1796 - Nelson at La÷na, &c., Evacuation of Leghorn


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Naval History of Great Britain - Vol I


British and French Fleets


on the morning of the 27th, in bringing away the English and emigrants, or such of them as were desirous to quit Tuscany ; also 23 merchant ships and brigs, and 14 tartans, lying in the mole ; the chief part of the valuable effects in the warehouses, and 240 oxen which had been purchased for the use of Sir John Jervis's fleet. At noon the French entered the town ; and at 1 p.m. the batteries opened on the Inconstant, who immediately got under way, and with the only vessel that remained, a brig laden with ship-timber, escaped without any damage or loss. Commodore Nelson, in the 74-gun ship Captain, to which he had just been promoted, anchored off the Malora, to be ready to stop any ships that might be uninformed of the change that had taken place. The remainder of the British squadron in this quarter, under the orders of Captain Lord Garlies, in the 32-gun frigate Lively, proceeded, with the merchants and emigrants, to San-Fiorenzo bay, where the British fleet was then lying.

It being well understood that one of the objects of France, in taking forcible possession of the neutral city of Leghorn, was to afford her the additional means of recovering possession of Corsica, no doubt could exist as to her intentions upon the neutral fortress of Porto-Ferrajo, in the isle of Elba, also belonging to the Grand Duke of Tuscany. To frustrate the attempt Sir Gilbert Elliot, the viceroy of Corsica, in conjunction with Sir John Jervis, made proposals to the governor of the town ; and on the 10th of July, in the morning, Commodore Nelson, with the Captain 74 and a small frigate-squadron, on board of which was Major Duncan of the engineers, with a detachment of troops, took quiet possession of Porto-Ferrajo, a place mounted with 100 pieces of cannon, and garrisoned by 400 regulars, exclusive of militia. Every preparation had been made to storm the town, had the governor refused the terms offered, among which was an assurance that the Tuscans should receive no injury whatever in their persons or property.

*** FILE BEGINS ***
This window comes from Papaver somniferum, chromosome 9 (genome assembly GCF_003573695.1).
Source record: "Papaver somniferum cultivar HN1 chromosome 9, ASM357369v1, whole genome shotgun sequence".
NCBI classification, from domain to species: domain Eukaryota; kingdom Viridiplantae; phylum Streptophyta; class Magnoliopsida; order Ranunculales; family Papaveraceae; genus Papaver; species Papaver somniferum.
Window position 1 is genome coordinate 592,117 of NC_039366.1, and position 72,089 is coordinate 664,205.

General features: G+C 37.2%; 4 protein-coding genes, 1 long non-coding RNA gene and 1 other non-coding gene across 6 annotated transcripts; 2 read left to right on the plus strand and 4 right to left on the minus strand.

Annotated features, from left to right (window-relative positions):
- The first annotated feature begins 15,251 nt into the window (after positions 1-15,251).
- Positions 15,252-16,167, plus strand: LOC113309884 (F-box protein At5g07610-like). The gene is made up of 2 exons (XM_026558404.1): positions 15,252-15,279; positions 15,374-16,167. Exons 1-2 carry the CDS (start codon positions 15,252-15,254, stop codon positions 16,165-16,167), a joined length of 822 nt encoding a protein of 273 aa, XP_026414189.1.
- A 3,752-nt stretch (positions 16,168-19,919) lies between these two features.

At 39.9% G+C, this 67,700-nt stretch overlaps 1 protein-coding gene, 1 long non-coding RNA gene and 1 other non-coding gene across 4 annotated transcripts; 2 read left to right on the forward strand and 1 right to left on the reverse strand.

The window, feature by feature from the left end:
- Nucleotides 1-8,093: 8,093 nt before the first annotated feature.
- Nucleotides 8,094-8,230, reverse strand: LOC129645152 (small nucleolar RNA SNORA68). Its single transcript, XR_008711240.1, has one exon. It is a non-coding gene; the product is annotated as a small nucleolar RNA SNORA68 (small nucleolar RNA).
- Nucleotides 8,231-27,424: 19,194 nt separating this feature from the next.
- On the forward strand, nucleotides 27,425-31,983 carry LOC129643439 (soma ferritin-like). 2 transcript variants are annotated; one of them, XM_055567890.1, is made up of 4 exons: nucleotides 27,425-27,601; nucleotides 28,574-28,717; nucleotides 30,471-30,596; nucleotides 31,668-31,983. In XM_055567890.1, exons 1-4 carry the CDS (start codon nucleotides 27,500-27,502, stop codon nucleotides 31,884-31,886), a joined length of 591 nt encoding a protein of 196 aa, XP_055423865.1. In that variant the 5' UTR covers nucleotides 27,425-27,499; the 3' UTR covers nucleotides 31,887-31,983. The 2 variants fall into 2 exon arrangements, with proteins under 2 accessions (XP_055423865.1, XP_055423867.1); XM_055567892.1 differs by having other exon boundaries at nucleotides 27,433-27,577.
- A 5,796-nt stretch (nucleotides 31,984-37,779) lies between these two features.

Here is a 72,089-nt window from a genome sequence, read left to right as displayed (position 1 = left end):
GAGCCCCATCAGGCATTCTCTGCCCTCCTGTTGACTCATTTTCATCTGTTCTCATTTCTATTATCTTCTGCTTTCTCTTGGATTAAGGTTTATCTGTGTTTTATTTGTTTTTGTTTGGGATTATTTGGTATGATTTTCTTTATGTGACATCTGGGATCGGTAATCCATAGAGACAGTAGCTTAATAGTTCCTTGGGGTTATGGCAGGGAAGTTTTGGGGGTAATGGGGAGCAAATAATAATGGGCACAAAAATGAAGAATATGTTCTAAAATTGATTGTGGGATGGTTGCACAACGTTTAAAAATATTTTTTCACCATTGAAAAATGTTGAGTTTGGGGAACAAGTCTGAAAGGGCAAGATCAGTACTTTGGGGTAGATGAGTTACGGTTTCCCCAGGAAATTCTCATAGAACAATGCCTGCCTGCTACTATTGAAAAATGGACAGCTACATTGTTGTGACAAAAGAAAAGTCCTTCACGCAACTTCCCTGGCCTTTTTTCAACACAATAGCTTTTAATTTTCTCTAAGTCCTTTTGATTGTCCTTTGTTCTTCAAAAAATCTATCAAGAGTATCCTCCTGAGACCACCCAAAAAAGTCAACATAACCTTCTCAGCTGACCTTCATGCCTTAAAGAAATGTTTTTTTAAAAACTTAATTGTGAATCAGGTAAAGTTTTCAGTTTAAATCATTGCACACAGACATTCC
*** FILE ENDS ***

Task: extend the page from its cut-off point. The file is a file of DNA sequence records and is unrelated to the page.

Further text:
On the 19th of August a treaty of alliance, offensive and defensive, between France and Spain, was signed at Madrid ; in one of the articles of which it was stipulated, that, within the space of three months, reckoning from the moment of the requisition, the power called on should hold in readiness, and place at the disposal of the power calling, 15 sail of the line and 10 heavy frigates and corvettes, properly manned, armed, and victualled. It might easily have been guessed which would be the "calling" power ; and France did not even wait until the negotiation had produced its result ere she demanded a Spanish fleet to escort the squadron of M. Richery clear of that of Rear-admiral Mann, which was supposed to be hovering off Cadiz to intercept it.

On the 4th of August the French squadron in question, consisting of the 80-gun ship Victoire, and 74s Barras, Berwick,

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